How To Travel The World (And Not Be A Douchebag)
I love to travel, but I am not a perfect traveller. My exploits have taken me to six different continents (awesome!), yet I have produced a size-12 carbon footprint (not-so-awesome!). Like many curious Westerners, I love to have meaningful connections with people who are different than myself, however I’ve also been known to opt for an air-conditioned Starbucks over an authentic teahouse. Here’s how I reconcile these contradictions: rather than shooting for “perfect,” my approach is to limit the amount of damage I inflict on the communities and landscapes that I visit.
There’s an old traveller’s motto that states, “Take only picture and leave only footprints.” But these days even a footprint is starting to be dangerous. So how exactly can we be imperfect travellers yet not horrible global citizens?
Here are some guidelines that I apply to myself.
Forget first-class flights. Flying is a high-emission activity, but your seat in business or first-class is several times as damaging as seats in economy. Up to six times higher. All the additional space for high-paying travellers means airlines use more fuel to move them, and this is exacerbated if the expensive seats are left empty. If you insist on first class, then read the next point (and afford to take action).
Carbon offset your journey. There are organizations out there that offer emission-offsetting initiatives — essentially they fund projects that remove, prevent or limit more dangerous emissions. “Offsetting” has existed for years, and yet it still has not become a regular practice for most travellers. Why? Well, my theory is that we’re all too stingy. But if you’re planning a trip and wish to limit your douchebag quotient, why don’t you ask for some “offsetting” credit as a gift for your birthday or for Christmas/Hanukah/Kwanza/Solstice?
Don’t buy sex. Sex tourism is a multibillion-dollar industry. In an ideal world, sex workers — women and transfolk in particular — would be fully empowered to do whatever they wish with their bodies without in the involvement of other agencies (read: pimps and police). Unfortunately we don’t live in that world. Money spent on purchased sex is likely promoting a system dense in inequality and subjugation.
Don’t buy drugs. Westerners go to Goa to drop acid on the beach or northern Laos for the affordable opium. Drugs are the very reason some backpackers head off to developing countries — the highs are cheap and omnipresent. Multiply that by thousands of travellers and the social and economic landscape of a community changes. Buying illegal drugs creates an illegal market and the byproducts of illegal markets are organized crime, violence and exploitation. To put that in layman’s terms: You’re fucking over the places you visit.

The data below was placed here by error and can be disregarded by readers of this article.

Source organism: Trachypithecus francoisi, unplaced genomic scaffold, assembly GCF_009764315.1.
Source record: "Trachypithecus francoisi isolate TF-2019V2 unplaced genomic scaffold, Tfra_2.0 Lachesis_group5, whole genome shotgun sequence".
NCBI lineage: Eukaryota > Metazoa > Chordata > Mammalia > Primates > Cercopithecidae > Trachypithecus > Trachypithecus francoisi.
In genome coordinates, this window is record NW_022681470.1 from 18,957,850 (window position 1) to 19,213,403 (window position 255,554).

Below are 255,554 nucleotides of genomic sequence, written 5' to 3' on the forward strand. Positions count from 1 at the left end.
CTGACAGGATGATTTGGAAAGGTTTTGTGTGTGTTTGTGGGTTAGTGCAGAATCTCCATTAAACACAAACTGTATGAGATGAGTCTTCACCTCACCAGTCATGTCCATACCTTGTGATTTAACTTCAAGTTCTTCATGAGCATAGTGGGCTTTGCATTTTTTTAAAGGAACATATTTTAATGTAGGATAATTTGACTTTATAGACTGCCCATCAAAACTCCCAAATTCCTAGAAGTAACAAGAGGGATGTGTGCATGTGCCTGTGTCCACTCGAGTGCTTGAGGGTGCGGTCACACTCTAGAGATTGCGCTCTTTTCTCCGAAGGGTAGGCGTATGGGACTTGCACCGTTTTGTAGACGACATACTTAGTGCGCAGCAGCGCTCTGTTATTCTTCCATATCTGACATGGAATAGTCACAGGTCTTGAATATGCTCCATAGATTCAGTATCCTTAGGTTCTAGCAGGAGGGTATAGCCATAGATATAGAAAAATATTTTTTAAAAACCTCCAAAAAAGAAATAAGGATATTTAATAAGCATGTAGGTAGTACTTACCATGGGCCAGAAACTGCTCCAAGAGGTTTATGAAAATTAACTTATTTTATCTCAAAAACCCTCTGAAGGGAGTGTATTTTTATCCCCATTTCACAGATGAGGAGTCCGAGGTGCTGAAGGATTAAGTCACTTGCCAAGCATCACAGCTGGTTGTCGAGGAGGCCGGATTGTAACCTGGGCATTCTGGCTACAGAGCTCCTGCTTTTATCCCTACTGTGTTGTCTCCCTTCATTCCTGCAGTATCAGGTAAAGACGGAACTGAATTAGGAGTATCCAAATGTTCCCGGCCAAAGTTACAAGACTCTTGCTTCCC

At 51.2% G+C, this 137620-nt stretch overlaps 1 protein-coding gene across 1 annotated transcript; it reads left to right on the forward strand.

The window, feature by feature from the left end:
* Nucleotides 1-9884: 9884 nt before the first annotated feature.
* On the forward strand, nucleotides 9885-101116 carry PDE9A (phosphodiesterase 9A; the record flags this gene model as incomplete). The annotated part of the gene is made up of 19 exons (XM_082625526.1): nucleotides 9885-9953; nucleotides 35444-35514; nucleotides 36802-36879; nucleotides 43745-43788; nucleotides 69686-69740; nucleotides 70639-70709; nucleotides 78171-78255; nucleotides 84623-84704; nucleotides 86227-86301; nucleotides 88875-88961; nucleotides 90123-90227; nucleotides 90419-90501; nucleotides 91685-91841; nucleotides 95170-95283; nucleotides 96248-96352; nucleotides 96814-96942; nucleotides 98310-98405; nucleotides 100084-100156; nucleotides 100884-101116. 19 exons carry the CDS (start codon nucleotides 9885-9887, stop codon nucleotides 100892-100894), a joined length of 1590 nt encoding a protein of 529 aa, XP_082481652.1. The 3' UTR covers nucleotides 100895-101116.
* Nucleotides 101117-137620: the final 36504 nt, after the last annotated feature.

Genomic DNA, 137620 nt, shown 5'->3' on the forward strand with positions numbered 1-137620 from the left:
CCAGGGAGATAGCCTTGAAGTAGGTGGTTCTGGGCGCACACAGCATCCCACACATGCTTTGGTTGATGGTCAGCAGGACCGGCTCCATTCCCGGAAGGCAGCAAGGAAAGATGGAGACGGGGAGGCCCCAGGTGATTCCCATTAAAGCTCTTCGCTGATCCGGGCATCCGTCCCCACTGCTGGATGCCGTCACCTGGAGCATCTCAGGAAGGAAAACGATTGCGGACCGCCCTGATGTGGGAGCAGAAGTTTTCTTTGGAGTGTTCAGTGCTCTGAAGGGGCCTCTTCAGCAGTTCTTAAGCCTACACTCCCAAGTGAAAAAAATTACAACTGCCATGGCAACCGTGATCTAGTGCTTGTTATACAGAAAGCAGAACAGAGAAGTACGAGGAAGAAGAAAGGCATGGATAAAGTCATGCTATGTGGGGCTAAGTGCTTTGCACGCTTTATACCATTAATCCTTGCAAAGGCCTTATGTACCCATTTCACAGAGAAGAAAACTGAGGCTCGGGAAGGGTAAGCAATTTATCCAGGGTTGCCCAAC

Say “yes” to what people offer for free. Okay, saying “yes” all the time is foolish — you have to keep your wits about you. But if someone offers you a meal or a bed, sometimes the most honorable thing you can do is accept the gift. This might even mean stretching your value system or comfort zone. Yes vegetarians, you might need to try that grilled duck. Yes princesses, this might mean sleeping on the floor of a hut. Saying “yes” to the unknown (and perhaps uncomfortable) is the essence of travel.
Go ahead and volunteer — but realize you’re not doing much. Chances are your three-week stint in a Ghana orphanage is more about fulfilling your own agenda then “saving the children.” Unless you have a year (or more) to give to a social-based development project, it’s doubtful that you’ll have long-term influence. This doesn’t necessarily mean you shouldn’t participate in short-term volunteer projects. But go forth with realistic expectations. And a clear understanding about who’s really benefiting.
Don’t convert anyone to your religion. It’s called “neocolonialism.” The world has suffered enough. Don’t do it.
Don’t ruin the ruins (or sacred sites). For many decades, Western adventurers arrived to Ayers Rock in the heart of Australia with an eagerness to climb. It was, after all, the best place to watch the sunrise! However, the rock — known more respectfully as “Uluru” — is a sacred location to the Anangu people, whose land was once forcibly stolen. These days, traditional custodians and caretakers manage the site. The visitors’ guide says “the climb is not prohibited, but we prefer that, as a guest on Anangu land, you will choose to respect our law and culture by not climbing.” The decisions you make in relation to sacred sites are directly correlated to your level of douchebaggery.
Did I miss anything? Be sure to add your own guidelines in the comments.